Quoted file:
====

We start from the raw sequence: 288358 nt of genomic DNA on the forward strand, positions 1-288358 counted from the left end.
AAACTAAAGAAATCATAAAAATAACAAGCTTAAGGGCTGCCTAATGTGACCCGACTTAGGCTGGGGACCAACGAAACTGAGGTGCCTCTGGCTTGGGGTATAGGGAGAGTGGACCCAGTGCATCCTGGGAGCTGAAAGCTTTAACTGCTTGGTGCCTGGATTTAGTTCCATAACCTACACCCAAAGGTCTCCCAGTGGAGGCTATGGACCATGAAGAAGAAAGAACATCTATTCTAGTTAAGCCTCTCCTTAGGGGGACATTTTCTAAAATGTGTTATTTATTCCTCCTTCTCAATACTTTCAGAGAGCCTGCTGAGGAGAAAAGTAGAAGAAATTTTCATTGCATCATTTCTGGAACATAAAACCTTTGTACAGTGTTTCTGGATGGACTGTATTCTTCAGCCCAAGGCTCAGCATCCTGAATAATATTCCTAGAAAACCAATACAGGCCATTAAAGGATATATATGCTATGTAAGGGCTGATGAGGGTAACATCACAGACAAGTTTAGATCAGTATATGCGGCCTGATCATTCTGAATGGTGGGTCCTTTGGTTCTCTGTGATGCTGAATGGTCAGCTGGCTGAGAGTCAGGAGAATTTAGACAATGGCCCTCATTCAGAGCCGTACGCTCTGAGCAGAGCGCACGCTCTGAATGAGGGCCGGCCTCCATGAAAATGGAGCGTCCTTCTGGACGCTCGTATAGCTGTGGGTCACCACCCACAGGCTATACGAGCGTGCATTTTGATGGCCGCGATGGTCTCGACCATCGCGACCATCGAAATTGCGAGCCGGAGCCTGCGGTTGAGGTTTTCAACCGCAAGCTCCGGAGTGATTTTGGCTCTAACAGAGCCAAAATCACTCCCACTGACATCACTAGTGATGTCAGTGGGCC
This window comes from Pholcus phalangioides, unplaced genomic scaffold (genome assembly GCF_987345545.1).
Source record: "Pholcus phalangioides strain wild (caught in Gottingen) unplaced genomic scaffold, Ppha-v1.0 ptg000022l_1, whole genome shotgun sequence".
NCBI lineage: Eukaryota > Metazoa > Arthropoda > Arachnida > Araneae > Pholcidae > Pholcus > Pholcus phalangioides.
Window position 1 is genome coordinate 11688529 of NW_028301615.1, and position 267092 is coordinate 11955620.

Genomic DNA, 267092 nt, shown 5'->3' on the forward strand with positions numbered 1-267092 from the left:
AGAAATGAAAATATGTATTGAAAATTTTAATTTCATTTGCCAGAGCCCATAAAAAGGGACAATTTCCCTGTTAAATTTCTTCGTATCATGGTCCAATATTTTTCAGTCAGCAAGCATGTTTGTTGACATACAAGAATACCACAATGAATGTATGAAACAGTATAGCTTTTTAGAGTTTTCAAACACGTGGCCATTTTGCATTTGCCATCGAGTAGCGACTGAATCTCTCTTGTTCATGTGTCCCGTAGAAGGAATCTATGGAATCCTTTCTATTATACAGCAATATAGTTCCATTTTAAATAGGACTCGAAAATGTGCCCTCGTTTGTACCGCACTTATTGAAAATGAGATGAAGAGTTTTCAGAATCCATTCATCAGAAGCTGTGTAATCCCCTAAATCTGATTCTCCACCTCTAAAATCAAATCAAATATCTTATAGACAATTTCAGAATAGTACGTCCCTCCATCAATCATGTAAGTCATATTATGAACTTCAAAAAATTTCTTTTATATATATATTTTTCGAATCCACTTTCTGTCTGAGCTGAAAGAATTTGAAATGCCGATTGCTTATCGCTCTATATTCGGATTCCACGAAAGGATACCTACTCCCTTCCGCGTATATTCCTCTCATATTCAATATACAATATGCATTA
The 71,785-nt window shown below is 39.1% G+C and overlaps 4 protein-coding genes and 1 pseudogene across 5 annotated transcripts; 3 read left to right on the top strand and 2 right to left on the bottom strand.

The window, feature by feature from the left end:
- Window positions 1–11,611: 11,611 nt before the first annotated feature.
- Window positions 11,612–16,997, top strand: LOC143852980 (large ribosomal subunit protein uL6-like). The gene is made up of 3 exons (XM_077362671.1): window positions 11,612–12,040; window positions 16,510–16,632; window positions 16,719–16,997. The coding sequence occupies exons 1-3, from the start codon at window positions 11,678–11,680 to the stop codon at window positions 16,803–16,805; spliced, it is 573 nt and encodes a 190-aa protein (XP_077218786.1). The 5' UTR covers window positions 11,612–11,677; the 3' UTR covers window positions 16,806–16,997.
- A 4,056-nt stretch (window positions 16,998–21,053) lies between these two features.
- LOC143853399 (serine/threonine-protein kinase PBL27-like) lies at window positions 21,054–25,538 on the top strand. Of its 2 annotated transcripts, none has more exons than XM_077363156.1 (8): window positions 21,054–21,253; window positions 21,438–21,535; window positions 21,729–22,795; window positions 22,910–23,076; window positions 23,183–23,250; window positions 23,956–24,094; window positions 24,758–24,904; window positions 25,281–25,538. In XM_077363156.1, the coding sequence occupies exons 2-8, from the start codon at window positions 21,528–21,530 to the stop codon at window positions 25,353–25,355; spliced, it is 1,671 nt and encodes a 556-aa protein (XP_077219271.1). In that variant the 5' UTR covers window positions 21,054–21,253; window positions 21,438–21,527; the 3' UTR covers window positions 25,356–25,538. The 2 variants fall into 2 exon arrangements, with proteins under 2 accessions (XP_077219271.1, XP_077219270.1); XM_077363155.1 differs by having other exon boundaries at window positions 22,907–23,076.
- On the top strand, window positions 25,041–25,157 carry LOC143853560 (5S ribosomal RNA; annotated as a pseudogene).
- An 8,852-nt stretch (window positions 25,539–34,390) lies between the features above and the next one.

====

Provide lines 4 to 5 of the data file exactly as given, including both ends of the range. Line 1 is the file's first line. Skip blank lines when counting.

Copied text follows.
Source record: "Pholcus phalangioides strain wild (caught in Gottingen) unplaced genomic scaffold, Ppha-v1.0 ptg000022l_1, whole genome shotgun sequence".
NCBI lineage: Eukaryota > Metazoa > Arthropoda > Arachnida > Araneae > Pholcidae > Pholcus > Pholcus phalangioides.